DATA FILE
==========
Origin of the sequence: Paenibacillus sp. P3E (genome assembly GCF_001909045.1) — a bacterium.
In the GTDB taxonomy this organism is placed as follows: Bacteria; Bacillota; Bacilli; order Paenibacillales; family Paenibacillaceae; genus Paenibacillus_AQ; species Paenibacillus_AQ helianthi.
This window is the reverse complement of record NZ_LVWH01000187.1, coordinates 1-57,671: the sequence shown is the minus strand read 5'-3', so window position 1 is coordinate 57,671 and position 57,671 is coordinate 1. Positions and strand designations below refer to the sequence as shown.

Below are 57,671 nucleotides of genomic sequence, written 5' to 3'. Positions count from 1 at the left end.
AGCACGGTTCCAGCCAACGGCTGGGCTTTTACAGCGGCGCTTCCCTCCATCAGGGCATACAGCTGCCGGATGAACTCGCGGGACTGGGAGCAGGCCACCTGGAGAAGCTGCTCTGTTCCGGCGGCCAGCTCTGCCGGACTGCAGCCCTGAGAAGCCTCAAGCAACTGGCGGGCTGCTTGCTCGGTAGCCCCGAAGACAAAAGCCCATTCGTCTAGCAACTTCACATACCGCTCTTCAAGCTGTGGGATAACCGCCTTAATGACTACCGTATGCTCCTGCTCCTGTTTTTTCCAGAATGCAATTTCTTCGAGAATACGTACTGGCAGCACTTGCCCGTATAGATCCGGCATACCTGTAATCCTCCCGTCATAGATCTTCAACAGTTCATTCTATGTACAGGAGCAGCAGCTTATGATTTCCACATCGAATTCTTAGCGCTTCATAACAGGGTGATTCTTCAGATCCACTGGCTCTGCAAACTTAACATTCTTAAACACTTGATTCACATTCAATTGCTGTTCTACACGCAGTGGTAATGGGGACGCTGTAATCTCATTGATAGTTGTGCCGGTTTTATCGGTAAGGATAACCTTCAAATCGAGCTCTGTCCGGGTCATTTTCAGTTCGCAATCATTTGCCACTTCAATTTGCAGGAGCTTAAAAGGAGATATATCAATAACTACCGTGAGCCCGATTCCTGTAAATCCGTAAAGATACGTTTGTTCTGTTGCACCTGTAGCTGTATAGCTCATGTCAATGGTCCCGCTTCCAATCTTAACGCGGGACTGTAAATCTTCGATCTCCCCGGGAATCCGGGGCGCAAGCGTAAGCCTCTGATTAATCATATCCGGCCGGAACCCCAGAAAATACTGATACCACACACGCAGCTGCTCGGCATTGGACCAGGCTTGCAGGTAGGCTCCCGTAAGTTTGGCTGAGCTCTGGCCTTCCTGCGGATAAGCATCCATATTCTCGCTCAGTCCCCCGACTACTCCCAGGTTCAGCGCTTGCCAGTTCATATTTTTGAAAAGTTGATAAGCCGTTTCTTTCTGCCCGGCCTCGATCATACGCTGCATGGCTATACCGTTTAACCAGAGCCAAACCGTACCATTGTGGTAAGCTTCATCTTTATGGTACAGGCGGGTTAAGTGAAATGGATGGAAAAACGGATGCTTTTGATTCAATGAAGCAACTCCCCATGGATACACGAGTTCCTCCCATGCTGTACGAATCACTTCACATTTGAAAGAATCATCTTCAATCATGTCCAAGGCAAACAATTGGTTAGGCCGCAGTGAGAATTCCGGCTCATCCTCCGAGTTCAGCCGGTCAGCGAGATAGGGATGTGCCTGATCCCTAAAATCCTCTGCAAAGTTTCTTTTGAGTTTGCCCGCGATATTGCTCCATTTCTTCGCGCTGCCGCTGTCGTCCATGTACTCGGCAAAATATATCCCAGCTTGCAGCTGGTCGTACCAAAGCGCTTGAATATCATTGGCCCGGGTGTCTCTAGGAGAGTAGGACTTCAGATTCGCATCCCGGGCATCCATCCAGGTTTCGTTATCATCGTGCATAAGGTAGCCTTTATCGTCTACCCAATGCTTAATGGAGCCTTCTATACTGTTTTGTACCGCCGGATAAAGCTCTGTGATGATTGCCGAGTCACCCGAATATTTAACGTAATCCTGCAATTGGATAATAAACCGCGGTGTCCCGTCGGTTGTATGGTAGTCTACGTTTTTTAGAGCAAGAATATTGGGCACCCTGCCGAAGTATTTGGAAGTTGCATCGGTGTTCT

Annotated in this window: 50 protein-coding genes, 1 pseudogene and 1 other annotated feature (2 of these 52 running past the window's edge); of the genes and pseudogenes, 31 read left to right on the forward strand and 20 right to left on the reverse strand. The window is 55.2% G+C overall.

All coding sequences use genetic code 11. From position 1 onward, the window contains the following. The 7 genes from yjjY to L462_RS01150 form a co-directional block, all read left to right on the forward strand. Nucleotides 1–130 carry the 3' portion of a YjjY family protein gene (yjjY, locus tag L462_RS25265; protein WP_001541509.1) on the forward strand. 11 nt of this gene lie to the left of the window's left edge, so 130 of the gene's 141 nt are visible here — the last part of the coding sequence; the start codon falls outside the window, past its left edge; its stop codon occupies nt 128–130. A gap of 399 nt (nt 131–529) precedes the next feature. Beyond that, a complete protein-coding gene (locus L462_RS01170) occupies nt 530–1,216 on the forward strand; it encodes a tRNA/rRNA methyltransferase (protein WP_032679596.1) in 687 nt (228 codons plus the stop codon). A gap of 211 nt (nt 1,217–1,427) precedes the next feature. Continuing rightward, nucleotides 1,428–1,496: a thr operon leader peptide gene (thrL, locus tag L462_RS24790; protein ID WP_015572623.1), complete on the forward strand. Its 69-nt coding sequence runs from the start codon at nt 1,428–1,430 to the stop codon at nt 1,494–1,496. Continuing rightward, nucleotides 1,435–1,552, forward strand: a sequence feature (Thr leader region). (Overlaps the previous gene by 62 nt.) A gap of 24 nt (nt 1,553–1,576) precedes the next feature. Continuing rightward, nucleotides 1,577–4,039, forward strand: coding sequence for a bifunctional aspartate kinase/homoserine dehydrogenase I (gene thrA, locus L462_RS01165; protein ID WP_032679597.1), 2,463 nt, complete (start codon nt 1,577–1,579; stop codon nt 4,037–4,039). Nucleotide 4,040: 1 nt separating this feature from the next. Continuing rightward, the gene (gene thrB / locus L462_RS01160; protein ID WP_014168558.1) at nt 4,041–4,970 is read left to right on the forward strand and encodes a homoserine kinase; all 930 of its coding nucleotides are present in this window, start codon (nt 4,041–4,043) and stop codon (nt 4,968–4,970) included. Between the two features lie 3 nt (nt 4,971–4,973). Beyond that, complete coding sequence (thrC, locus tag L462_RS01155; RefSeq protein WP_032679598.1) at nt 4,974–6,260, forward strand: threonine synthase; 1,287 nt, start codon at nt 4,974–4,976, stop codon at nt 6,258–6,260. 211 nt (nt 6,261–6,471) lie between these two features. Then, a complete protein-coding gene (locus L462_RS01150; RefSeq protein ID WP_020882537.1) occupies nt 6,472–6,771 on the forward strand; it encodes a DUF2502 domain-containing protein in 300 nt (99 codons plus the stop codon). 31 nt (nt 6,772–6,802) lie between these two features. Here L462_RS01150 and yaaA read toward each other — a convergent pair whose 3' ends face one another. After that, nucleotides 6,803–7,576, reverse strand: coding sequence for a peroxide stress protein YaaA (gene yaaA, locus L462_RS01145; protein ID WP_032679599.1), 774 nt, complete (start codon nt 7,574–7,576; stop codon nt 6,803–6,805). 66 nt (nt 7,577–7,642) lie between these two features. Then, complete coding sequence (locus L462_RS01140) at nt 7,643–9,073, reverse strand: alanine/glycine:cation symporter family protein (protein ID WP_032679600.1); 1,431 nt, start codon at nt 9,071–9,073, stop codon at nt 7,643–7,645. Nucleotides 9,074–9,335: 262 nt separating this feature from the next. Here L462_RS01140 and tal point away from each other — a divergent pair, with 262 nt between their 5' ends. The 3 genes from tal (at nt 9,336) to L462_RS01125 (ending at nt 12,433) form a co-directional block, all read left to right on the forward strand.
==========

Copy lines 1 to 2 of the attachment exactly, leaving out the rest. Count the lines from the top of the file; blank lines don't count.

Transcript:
Origin of the sequence: Paenibacillus sp. P3E (genome assembly GCF_001909045.1) — a bacterium.
In the GTDB taxonomy this organism is placed as follows: Bacteria; Bacillota; Bacilli; order Paenibacillales; family Paenibacillaceae; genus Paenibacillus_AQ; species Paenibacillus_AQ helianthi.